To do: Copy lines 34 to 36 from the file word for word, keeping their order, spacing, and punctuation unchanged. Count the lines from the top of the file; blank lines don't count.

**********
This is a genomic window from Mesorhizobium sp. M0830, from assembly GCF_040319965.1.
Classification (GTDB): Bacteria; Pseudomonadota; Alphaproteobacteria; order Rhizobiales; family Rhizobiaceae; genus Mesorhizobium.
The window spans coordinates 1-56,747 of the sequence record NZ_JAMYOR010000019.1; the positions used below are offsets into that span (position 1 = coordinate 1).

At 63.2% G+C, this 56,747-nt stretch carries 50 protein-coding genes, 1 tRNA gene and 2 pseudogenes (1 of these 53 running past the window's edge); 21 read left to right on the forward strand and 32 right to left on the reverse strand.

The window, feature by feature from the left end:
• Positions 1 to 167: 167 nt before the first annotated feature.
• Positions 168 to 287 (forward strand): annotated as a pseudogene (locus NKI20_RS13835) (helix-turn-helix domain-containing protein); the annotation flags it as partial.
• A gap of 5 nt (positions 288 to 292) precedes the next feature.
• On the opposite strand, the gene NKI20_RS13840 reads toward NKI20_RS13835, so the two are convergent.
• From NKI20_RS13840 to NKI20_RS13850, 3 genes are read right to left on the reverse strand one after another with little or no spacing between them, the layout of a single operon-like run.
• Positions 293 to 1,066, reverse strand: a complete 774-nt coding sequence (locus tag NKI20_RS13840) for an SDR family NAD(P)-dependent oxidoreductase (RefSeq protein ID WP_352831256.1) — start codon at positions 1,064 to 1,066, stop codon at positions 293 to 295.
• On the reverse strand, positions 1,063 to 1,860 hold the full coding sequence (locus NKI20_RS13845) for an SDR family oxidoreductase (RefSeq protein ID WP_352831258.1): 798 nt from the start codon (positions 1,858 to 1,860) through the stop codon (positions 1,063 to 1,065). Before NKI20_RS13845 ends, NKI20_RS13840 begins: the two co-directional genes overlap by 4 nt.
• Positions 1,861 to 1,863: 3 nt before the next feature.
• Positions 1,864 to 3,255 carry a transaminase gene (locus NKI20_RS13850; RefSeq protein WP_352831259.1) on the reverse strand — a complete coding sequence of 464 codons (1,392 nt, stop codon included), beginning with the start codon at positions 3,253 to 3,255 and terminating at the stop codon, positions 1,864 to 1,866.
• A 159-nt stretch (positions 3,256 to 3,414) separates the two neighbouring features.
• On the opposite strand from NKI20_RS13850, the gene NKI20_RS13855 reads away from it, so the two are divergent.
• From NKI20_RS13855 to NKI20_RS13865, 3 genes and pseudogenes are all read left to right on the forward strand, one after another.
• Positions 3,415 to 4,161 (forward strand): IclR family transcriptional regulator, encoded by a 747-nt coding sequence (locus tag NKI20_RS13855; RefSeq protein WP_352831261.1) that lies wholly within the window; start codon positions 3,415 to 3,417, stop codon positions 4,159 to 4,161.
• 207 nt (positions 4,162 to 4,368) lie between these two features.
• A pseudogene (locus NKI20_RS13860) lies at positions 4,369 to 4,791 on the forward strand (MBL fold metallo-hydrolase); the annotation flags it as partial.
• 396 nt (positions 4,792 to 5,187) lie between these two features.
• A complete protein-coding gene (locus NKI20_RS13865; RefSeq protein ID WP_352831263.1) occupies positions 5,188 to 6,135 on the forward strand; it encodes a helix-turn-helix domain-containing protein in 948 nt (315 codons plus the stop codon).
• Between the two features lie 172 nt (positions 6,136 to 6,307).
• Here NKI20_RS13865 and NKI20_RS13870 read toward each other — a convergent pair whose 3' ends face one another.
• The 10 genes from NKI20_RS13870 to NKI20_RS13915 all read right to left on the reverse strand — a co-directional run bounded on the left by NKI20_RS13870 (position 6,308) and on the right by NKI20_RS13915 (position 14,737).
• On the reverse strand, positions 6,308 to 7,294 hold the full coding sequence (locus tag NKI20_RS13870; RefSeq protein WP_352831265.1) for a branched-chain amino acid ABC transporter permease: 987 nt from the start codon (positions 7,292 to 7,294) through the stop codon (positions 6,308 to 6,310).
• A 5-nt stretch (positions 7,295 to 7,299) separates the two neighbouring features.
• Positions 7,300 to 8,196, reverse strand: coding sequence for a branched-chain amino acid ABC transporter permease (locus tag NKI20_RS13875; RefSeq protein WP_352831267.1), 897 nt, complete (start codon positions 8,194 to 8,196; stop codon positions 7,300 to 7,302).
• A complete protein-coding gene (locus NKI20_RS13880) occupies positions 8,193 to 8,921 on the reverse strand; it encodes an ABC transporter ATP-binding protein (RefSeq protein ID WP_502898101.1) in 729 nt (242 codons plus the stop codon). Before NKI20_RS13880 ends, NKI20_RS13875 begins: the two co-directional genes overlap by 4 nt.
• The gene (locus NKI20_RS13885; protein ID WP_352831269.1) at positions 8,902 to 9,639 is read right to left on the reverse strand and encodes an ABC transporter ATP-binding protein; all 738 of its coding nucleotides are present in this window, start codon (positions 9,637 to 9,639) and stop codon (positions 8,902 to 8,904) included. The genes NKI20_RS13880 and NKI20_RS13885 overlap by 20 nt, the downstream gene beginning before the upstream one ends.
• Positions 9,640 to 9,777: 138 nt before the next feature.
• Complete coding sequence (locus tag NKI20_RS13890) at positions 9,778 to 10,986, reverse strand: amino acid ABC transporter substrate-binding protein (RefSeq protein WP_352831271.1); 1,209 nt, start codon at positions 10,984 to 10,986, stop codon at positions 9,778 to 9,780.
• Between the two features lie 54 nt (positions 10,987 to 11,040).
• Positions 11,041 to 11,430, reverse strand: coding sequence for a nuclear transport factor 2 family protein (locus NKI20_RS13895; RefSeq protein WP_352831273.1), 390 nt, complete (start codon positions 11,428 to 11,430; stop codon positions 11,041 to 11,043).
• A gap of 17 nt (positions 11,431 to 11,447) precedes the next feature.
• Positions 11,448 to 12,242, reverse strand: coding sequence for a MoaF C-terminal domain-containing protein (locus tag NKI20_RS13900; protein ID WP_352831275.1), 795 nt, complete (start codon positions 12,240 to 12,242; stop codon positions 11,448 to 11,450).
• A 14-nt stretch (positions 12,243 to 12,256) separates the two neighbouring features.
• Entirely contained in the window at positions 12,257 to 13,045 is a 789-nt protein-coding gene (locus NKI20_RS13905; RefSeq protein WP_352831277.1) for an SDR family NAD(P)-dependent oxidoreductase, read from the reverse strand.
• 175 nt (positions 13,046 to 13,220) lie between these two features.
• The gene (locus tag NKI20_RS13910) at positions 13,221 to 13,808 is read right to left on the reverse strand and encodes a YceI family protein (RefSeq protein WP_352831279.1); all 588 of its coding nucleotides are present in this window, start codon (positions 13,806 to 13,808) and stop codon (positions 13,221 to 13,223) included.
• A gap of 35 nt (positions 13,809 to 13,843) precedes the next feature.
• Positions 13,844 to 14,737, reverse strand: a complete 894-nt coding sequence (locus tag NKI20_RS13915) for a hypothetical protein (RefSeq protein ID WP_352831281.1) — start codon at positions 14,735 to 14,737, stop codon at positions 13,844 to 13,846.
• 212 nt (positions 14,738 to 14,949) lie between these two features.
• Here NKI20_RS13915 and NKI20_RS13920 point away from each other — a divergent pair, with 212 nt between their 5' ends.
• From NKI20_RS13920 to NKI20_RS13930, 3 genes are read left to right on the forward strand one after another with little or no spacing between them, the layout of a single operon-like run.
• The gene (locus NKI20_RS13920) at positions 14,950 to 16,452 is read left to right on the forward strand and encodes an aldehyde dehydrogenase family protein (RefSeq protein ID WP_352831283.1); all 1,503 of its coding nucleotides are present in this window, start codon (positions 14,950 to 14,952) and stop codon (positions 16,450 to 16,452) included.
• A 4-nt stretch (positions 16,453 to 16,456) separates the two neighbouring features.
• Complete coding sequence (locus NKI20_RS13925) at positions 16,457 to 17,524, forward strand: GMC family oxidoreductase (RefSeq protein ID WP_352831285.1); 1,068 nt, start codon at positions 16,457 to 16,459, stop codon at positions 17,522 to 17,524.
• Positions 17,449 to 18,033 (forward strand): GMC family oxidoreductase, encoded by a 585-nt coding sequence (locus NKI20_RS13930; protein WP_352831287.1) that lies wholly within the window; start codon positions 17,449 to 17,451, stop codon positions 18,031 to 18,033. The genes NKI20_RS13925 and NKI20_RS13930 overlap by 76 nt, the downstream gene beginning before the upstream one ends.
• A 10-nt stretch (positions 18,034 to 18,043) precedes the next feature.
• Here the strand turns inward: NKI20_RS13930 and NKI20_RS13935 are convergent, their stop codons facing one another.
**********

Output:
• Positions 11,041 to 11,430, reverse strand: coding sequence for a nuclear transport factor 2 family protein (locus NKI20_RS13895; RefSeq protein WP_352831273.1), 390 nt, complete (start codon positions 11,428 to 11,430; stop codon positions 11,041 to 11,043).
• A gap of 17 nt (positions 11,431 to 11,447) precedes the next feature.
• Positions 11,448 to 12,242, reverse strand: coding sequence for a MoaF C-terminal domain-containing protein (locus tag NKI20_RS13900; protein ID WP_352831275.1), 795 nt, complete (start codon positions 12,240 to 12,242; stop codon positions 11,448 to 11,450).